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Dissecting Doggy Body Language

This past weekend I attended the Rescue Me Seminar put on by the Iowa Weim Rescue¬†and hosted by Iowa State. One of the first talks was given by Dr. Suzanne Millman an Associate Professor of Animal Welfare. She talked to us about how to “Maintain Harmony When Adding a Pet to your Home.” Her talk was filled with all sorts of great tips for maintain peace when you introduce a new pet (of any species) to your home, especially if you already have some furry critters living there.

One of the main points she drove home is the planning involved in bringing home a new pet. Even more so than just focusing on the physical things they’ll need like a bowl, food, collar etc, but really look at the reason behind getting another pet in the first place. There are no wrong answers, but think through the following questions and ask yourself.

Before getting a new pet ask yourself:

  1. Why do you want to get a new pet?
  2. Who will be affected by this new pet? (Humans AND Animals)
  3. What risks are involved and to whom?
  4. Create a plan to introduce the new pets and come up with plans for any conflicts.
  5. Ensure YOU have the time to address these conflicts and concerns to allow harmony in your home!

This talk was particularly relevant as last summer I added a new dog to my crew, Luna. Luna is a 2 year old rescue from AHeinz57 in Adel. She was terrified of people, so much so that I would classify her as being a feral (or wild) dog. She would attempt to flee if anyone came within 65 feet of her. When I went for a meet & greet, I spent over an hour with her, as she built up courage to sniff my hand. I knew I would be in for a challenge! (I wasn’t wrong, it took her over 3 days to venture from her crate! Another 2 weeks before she would sit on the couch.)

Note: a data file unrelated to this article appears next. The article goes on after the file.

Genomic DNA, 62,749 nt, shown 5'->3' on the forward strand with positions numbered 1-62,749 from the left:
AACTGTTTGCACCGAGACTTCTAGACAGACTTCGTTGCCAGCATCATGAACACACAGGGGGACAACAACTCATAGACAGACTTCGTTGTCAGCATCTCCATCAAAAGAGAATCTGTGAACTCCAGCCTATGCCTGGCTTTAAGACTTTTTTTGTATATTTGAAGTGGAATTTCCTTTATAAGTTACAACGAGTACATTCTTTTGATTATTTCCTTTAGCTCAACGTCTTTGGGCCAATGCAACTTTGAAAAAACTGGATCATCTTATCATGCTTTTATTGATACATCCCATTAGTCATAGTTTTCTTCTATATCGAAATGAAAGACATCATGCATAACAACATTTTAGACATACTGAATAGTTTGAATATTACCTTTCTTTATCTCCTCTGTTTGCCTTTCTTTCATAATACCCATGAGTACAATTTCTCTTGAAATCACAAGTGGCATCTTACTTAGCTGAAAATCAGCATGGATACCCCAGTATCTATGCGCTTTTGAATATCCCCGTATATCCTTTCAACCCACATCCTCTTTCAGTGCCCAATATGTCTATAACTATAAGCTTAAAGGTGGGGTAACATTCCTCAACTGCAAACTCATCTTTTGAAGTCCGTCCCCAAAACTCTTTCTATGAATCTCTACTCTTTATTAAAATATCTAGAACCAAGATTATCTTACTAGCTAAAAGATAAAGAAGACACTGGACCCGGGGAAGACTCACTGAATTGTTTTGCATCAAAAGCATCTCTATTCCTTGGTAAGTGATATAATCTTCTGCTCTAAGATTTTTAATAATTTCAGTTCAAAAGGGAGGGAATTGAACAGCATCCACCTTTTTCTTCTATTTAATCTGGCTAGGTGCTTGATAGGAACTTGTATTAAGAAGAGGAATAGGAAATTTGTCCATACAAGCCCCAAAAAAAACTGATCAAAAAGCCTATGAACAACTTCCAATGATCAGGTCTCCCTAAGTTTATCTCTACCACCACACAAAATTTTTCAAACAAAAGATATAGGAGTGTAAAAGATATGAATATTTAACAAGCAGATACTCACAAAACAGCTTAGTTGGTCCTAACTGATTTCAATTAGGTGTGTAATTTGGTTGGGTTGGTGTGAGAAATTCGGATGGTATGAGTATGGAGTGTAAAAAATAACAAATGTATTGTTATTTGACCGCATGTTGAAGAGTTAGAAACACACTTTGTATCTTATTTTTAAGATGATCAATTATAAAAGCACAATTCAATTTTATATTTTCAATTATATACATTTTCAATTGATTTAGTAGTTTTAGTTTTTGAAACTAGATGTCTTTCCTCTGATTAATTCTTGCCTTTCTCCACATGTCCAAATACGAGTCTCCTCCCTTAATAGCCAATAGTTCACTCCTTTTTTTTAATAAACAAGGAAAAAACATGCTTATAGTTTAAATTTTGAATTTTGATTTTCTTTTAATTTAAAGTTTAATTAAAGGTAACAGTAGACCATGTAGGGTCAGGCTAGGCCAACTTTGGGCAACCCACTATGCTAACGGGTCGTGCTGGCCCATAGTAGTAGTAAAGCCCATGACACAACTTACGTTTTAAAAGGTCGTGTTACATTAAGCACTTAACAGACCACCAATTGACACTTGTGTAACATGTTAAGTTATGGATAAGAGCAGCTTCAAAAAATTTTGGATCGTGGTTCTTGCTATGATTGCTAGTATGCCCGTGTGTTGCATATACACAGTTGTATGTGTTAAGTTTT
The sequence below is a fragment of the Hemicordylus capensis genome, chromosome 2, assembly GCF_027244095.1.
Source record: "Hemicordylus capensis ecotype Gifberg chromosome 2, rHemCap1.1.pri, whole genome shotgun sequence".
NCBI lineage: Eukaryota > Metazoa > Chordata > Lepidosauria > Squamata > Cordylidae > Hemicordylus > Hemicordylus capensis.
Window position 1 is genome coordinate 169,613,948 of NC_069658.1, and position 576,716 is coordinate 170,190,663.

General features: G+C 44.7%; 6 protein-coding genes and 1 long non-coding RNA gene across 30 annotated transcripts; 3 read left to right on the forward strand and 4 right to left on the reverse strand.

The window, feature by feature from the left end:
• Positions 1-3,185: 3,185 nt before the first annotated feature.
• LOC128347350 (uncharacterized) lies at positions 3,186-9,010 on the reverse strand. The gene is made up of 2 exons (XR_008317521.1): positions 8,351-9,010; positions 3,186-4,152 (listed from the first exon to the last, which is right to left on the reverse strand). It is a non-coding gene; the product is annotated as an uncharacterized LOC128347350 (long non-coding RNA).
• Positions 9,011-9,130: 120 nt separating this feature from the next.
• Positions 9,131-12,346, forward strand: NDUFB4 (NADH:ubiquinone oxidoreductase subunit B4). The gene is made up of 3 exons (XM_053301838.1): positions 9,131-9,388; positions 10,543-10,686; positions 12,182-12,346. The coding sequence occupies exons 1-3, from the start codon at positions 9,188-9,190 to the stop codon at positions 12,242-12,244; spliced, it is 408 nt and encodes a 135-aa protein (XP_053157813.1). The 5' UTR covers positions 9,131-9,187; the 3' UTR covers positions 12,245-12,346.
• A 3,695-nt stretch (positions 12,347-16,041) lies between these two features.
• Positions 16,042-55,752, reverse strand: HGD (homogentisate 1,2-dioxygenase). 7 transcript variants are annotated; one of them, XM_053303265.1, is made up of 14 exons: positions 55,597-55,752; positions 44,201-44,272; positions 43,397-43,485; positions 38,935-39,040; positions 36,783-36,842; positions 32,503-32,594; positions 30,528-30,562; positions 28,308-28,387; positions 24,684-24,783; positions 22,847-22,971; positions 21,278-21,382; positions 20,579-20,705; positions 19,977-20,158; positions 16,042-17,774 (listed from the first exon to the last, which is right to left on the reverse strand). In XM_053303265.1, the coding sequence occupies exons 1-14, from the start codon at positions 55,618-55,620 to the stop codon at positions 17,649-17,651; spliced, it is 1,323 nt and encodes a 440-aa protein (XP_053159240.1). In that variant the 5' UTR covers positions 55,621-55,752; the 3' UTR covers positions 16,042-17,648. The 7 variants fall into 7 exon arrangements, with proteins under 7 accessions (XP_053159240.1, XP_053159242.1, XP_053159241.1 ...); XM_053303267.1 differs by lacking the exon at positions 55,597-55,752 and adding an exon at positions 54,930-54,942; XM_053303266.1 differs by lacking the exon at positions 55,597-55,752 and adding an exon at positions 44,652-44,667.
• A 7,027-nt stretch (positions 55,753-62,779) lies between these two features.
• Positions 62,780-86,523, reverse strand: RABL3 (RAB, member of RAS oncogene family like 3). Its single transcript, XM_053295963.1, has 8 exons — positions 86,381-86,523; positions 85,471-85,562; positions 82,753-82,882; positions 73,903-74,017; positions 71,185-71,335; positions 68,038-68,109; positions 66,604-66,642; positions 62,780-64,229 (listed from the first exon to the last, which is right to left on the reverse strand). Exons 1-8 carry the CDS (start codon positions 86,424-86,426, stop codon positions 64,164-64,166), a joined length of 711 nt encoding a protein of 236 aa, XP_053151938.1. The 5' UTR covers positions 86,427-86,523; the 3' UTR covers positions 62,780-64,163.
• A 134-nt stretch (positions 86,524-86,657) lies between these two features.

For those five questions above, I wanted to get Esther a new canine friend. Rufus had passed away about 5 months prior and she was getting lonely (despite going to work every day) without another canine to communicate with. I knew I had a dog, and two cats, already. So I would need to pick out a dog that was calmer and had zero prey drive to chase cats. After meeting Ms. Luna I was fearful of her not ever being able to trust humans again, or worse yet that I had picked out another companion for Esther who wanted to do nothing more than hide. But we persisted. And now Esther has a best buddy. They sleep, play and go to work together. Every day Luna gets a little braver and everyday she sinks deeper into all of our hearts <3

Here is one of their first captured “play” session. This was almost 6 months after I adopted her. I disabled the audio on the video (because who wants to hear me yammer at my dogs) but also because it really illustrates how quietly (and quickly!) dogs communicate with each other. Much like in Dr. Millman’s talk, this is a supervised play session. Without me being there, Luna is too inept at reading dog language and Esther is too intolerant of her crazy play “boxing,” – there would definitely be a dog fight without me supervising. In the video, first we’ll watch the minute long play session, then we’ll break it apart to see the individual signals Esther gives Luna (which Luna ignores) and how I act as an interpreter between them. This helps either from going over their threshold, which you can think of like a tipping point of becoming overwhelmed and reacting to what’s going on around them. Enjoy!